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Photo Credit: Markus Winkler on Unsplash

Are you suffering from pandemic fatigue? Are you stuck in a rut? Frustrated that you cannot gather with friends for happy hours? Worried about the holidays and if you will be able to travel or visit with people you love? Maybe, now is the time for a project.

I have spent the last 7 months working tirelessly either teaching children over Zoom or preparing to teach children over Zoom. I have traversed the ups and downs of a steep emotional rollercoaster as school deliberated returning to in-person learning. …


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Photo Credit: Element5 Digital on Unsplash

You will hear it every day. From political pundits to average voters, Americans are comparing this election to the one in 2016. Hillary won this state; Trump won that state. These states are a toss-up just like in 2016. However, this year’s election is nothing like 2020, and we cannot compare our current state of affairs to the political environment four years ago.

First of all, states are recording record turn-out. As we have seen in videos across the country, voting lines are hours long and stretch for blocks and blocks. This, even though most states have very organized and adequate absentee balloting measures to allow voters to cast their ballot weeks in advance. In addition, the lines you see are early voting; people want their vote to be cast before the rush of Election Day. According to the ElectProject, two states, Hawaii and Texas, have already recorded higher voter turnout than in the entire 2016 total vote. …


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Photo Credit: Gabrielle Henderson on Unsplash

I have read all of the books. Gratitude is the key. I had a gratitude journal. I wrote every morning about my gratitude. And yet prior to the pandemic, the practice fell flat with me. Of course, I was grateful, but I couldn’t help feeling a sense of lack in my life.

Then the pandemic hit. Life as I knew it came to a halt. My teenagers were stuck at home with me 24/7 and could not connect in real life with friends. My son’s spring term senior year was a wash. No parties, no prom, no true graduation. My daughter’s sports stopped, and she could no longer attend swim practice. …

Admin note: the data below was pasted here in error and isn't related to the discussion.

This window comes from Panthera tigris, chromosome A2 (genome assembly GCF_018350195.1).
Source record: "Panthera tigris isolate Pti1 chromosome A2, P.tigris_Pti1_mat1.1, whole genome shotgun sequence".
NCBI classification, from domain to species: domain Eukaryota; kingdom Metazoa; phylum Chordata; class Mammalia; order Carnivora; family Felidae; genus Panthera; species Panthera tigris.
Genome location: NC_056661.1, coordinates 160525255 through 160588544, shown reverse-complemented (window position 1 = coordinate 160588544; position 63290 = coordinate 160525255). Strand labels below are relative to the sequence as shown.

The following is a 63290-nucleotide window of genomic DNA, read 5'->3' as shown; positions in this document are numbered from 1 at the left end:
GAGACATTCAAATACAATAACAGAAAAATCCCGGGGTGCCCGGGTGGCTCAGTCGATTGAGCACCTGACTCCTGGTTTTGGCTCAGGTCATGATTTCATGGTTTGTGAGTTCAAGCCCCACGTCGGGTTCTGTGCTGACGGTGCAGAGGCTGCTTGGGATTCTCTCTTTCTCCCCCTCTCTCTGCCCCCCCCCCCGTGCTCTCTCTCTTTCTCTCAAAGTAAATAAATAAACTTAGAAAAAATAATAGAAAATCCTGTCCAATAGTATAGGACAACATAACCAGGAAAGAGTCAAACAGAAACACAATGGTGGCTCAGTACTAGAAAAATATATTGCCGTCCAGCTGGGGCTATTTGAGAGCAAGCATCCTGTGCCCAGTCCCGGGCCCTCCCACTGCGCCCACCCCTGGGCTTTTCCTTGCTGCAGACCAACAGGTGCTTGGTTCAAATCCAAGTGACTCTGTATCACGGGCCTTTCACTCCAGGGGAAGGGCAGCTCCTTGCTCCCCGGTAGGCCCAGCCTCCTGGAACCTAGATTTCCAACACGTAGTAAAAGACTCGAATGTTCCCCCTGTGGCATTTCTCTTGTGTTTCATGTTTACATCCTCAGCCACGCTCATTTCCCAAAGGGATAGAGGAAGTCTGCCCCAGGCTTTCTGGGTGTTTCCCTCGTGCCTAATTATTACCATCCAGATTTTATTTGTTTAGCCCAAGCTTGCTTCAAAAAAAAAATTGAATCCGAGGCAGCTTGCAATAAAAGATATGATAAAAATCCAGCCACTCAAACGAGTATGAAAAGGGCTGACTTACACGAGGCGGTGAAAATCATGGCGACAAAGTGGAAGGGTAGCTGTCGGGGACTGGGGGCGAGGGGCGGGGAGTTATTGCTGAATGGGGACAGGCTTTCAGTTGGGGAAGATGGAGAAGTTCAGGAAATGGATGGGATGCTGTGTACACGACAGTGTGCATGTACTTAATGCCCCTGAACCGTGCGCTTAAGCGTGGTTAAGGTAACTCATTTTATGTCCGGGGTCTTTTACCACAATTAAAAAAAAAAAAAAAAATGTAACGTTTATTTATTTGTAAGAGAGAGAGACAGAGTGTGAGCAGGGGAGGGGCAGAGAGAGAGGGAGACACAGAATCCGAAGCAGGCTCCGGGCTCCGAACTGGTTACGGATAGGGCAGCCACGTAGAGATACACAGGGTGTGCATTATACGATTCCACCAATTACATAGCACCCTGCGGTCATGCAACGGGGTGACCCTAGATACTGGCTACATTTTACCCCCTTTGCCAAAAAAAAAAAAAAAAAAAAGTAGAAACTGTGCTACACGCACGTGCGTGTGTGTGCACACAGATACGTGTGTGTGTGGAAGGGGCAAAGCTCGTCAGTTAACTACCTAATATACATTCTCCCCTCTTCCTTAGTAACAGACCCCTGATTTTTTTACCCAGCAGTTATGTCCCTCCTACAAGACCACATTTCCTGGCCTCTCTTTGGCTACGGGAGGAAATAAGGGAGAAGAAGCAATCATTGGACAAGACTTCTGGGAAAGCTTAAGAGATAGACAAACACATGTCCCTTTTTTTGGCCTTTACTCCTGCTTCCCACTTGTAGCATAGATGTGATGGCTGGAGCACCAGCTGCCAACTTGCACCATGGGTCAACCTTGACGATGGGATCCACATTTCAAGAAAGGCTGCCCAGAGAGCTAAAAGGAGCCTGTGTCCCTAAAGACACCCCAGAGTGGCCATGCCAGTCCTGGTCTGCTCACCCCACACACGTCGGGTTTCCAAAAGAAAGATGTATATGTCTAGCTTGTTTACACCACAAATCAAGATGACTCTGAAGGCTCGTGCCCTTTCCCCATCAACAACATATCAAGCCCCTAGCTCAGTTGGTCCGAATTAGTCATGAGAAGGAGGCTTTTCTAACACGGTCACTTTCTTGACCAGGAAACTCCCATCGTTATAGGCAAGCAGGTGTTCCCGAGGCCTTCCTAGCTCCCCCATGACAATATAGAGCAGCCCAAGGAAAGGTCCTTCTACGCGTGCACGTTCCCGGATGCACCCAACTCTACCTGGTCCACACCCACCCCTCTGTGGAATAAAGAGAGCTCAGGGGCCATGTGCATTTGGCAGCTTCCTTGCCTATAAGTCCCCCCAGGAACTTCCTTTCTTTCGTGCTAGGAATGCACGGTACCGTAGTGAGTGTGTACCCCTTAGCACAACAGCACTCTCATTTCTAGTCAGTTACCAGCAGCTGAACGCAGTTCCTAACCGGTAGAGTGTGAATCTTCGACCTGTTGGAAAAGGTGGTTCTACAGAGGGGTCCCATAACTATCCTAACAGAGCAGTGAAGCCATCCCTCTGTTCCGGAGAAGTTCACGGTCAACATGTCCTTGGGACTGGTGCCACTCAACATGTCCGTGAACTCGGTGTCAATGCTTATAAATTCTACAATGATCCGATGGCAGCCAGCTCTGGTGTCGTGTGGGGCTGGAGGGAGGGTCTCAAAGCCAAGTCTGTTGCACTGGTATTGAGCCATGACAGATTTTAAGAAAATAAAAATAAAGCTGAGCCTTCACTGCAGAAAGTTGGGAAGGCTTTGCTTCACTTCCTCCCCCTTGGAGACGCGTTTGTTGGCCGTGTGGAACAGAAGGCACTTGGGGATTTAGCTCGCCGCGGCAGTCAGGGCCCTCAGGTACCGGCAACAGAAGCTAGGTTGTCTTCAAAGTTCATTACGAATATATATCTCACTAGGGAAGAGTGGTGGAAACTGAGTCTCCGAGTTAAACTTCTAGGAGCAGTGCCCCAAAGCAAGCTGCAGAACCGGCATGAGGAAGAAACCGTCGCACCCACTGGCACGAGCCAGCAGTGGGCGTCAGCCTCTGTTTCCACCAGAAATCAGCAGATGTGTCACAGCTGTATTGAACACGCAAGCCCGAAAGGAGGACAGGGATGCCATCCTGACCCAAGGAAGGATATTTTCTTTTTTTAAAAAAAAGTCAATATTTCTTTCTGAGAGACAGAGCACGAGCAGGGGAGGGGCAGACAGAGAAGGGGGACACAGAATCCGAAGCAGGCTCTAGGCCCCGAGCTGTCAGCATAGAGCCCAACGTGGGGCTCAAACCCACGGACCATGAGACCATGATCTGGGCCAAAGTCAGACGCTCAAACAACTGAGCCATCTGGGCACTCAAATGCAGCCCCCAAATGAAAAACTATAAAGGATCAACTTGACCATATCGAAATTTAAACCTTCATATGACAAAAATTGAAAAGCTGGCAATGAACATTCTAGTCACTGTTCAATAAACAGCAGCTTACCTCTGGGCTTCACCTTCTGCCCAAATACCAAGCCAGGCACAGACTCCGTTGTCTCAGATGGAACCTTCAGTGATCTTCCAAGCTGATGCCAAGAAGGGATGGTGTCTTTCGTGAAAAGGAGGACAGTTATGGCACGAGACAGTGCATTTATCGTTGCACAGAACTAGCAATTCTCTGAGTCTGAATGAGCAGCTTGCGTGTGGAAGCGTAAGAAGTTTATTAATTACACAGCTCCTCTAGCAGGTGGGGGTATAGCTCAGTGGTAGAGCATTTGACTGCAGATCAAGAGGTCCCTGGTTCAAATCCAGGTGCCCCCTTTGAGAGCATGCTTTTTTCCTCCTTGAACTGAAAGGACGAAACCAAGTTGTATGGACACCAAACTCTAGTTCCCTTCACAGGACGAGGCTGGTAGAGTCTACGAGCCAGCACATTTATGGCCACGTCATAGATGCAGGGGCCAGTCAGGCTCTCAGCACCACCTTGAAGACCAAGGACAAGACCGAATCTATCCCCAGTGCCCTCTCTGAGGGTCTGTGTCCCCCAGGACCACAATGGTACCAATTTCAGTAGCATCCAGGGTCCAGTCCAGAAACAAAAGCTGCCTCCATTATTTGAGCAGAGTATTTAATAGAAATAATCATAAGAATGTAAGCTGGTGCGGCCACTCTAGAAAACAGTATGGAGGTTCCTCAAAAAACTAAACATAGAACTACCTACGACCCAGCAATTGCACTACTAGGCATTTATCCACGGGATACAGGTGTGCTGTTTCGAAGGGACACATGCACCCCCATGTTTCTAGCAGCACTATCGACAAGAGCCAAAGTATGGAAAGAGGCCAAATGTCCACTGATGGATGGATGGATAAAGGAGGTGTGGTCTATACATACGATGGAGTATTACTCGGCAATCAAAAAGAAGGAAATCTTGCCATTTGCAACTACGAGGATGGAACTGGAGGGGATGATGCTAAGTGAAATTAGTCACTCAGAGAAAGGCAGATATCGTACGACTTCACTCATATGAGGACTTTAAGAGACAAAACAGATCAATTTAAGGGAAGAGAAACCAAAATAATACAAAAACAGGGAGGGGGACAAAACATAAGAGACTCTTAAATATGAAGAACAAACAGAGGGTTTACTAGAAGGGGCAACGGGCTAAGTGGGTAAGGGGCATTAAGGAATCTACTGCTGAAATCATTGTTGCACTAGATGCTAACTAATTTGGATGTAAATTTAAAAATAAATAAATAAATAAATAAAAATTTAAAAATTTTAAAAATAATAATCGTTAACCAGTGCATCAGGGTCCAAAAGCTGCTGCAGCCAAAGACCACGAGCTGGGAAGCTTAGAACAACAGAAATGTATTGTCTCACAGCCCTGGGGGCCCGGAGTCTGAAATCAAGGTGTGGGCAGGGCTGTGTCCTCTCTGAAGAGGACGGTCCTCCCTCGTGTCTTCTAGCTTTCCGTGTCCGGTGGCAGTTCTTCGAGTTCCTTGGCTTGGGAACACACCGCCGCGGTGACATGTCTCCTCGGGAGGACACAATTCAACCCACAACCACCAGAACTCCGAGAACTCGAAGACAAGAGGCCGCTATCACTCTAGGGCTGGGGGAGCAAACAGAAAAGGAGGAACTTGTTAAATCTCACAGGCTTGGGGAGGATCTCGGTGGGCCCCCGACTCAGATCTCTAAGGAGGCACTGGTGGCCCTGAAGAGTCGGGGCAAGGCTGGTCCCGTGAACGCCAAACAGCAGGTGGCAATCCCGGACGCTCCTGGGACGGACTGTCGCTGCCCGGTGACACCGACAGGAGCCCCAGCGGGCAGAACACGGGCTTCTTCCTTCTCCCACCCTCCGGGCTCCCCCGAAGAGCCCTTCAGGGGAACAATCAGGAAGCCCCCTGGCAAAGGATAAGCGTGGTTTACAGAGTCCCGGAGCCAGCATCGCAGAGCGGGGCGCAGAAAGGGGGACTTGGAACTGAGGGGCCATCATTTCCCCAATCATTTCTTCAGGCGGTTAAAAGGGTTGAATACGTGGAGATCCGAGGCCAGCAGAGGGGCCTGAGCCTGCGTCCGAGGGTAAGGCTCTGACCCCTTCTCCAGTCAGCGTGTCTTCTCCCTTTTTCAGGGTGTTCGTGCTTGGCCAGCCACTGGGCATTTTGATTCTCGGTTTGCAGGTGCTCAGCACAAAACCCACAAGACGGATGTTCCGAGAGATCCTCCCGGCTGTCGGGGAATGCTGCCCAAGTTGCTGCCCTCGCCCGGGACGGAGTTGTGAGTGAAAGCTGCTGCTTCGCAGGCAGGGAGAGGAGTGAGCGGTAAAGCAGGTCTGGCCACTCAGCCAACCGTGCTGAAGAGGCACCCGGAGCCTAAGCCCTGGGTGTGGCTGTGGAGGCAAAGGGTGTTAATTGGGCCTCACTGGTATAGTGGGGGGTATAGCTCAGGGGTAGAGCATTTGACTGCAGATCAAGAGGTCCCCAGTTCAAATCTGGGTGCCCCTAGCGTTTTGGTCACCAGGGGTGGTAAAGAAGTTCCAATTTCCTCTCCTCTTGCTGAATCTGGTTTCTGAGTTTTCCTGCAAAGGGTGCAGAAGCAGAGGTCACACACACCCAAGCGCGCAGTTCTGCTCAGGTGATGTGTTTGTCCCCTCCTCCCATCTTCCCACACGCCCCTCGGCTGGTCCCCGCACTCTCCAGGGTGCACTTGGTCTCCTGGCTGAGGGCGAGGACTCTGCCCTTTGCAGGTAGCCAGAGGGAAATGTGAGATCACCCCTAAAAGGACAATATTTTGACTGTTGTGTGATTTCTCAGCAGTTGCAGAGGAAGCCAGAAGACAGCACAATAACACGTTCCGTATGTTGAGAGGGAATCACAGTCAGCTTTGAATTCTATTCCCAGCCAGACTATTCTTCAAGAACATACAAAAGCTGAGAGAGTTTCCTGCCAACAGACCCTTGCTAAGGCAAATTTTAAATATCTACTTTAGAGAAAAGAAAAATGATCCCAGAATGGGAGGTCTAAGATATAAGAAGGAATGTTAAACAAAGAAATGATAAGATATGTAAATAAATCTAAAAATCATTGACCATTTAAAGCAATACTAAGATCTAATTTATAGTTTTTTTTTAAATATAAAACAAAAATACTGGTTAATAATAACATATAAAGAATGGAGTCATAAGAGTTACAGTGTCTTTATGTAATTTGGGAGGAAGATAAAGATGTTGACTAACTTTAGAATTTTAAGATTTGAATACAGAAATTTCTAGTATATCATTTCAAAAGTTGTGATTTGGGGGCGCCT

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Photo credit: Zack Marshall on Unsplash

My colleague and I have had a running joke for the past 4 years. Each time it seems the US may engage in war, like with North Korea or Iran, or some policy is initiated that condemns the likes of us, we joke about leaving the country. We have joked about settling on Caribbean islands, traversing to Canada or Europe, but mostly, we prefer isolated castles on remote islands to stay away from all of the vitriol and chaos that seems to be heading our way. …


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Photo credit: Brooke Cagle on Unsplash

We recently returned to in-person school for three days each week. In that time, I have found myself raptured by conversation with my colleague, Kirk. We spend hours in my classroom conversing, collaborating, and problem-solving. Time flies quickly, and we find ourselves having to return to the daily matters of teaching.

Some of our conversation is catching up after 7 months isolated and apart. We have a fifteen year professional relationship, and we have taught each other’s children. We would often sit and collaborate in my classroom prior to the pandemic, and doing so enabled us to create of our most successful school programs. But these conversations today are somehow different. I have realized that we were both starved for this type of connection. The daily interactions we, as humans, have with those around us. …

About

Jennifer Smith

Dreamer. Water lover. Educator. And mom. @Jennifer_Smith5